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Ubuntu

Things To Fix / Tweak After Installing Ubuntu 9.10 Karmic Koala

Post date: November 1, 2009, 12:11 Category: Miscellaneous Views: 3781 Comments
Tutorial quote: Fixes / tweaks in this post: fix the Internet connection, change Ctrl + Alt + Backspace behaviour, tweak update manager behaviour, disable the login sound, enable icons in menus and buttons, make Nvidia Settings save changes to xorg.conf, fix the popping sound, Firefox scrolling issues fix, make the Super Key bring down the Applications menu, change notify-osd behaviour.
Fedora

Automatic And Up-To-Date Fedora 9 Installations With Kickstart And Novi

Post date: October 30, 2008, 12:10 Category: Miscellaneous Views: 3113 Comments
Tutorial quote: Kickstart allows you to do automatic Fedora/RedHat/CentOS installations. This is useful and time-saving if you have to deploy tens or hundreds of similar systems (e.g. workstations). Kickstart reads the installation settings from a Kickstart configuration file. The problem with Kickstart is that it usually uses the distribution's packages from the time the distribution was released, i.e., it does not consider updates which means you would have to update each system manually after the Kickstart installation. This guide explains how you can do up-to-date Kickstart installations with the help of a tool called novi.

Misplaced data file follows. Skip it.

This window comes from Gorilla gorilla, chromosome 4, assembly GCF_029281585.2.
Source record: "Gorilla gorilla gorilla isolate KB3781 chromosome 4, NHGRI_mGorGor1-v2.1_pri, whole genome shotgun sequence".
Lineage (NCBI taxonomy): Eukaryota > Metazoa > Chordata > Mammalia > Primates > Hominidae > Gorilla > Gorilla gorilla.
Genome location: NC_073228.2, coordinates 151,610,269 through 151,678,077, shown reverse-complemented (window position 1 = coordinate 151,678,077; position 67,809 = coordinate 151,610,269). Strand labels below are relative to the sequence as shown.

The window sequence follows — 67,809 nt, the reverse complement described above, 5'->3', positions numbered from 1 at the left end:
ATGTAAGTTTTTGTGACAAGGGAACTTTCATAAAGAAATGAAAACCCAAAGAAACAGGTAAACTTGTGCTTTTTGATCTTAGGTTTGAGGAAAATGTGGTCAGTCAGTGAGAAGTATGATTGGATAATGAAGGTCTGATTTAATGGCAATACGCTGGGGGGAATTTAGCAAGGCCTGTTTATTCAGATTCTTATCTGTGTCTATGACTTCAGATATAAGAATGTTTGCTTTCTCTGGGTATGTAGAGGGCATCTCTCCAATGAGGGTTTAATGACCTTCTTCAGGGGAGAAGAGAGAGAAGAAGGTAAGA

FreeBSD

Using Software RAID-1 with FreeBSD

Post date: November 29, 2005, 03:11 Category: System Views: 3657 Comments
Tutorial quote: Have you ever needed a software RAID solution for a low-end server install? Perhaps you've wanted your workstation to take advantage of the redundancy provided by a disk mirror without investing in a hardware RAID controller. Has a prior painful configuration experience turned you off software RAID altogether on Unix systems?


Since 5.3-Release, FreeBSD comes with gmirror(8), which allows you to easily configure a software RAID 1 solution. While tutorials on gmirror exist, I found them to require either manual calculations of partition sizes with bsdlabel or the use of a fix-it floppy on an existing system.

It made more sense to me to configure RAID during the install of the operating system. I also wanted a procedure that was easy to follow and didn't introduce human error in the form of a math miscalculation. After cobbling together the available documentation and experimenting my way through various configurations, I came across a procedure that has worked well for me on several different systems. I also received valuable feedback from Pawel Jakub Dawidek, the author of gmirror, who gave some insight into some of the not yet documented features of gmirror.
Ubuntu

Upgrade To The Latest FFmpeg and x264 in Ubuntu Intrepid and Jaunty

Post date: August 31, 2009, 07:08 Category: Multimedia Views: 3653 Comments
Tutorial quote: A while ago I posted some fixed ffmpeg and x264 packages for Ubuntu Jaunty (.deb) but you may want to upgrade to the latest version of ffmpeg and x264 (whichever the latest version is). So this how-to will explain how to install the latest FFmpeg and x264 and then how to always update those packages. Read on!
FreeBSD

Installing FreeBSD on IBM Netvista S40

Post date: May 8, 2005, 21:05 Category: Installing Views: 3526 Comments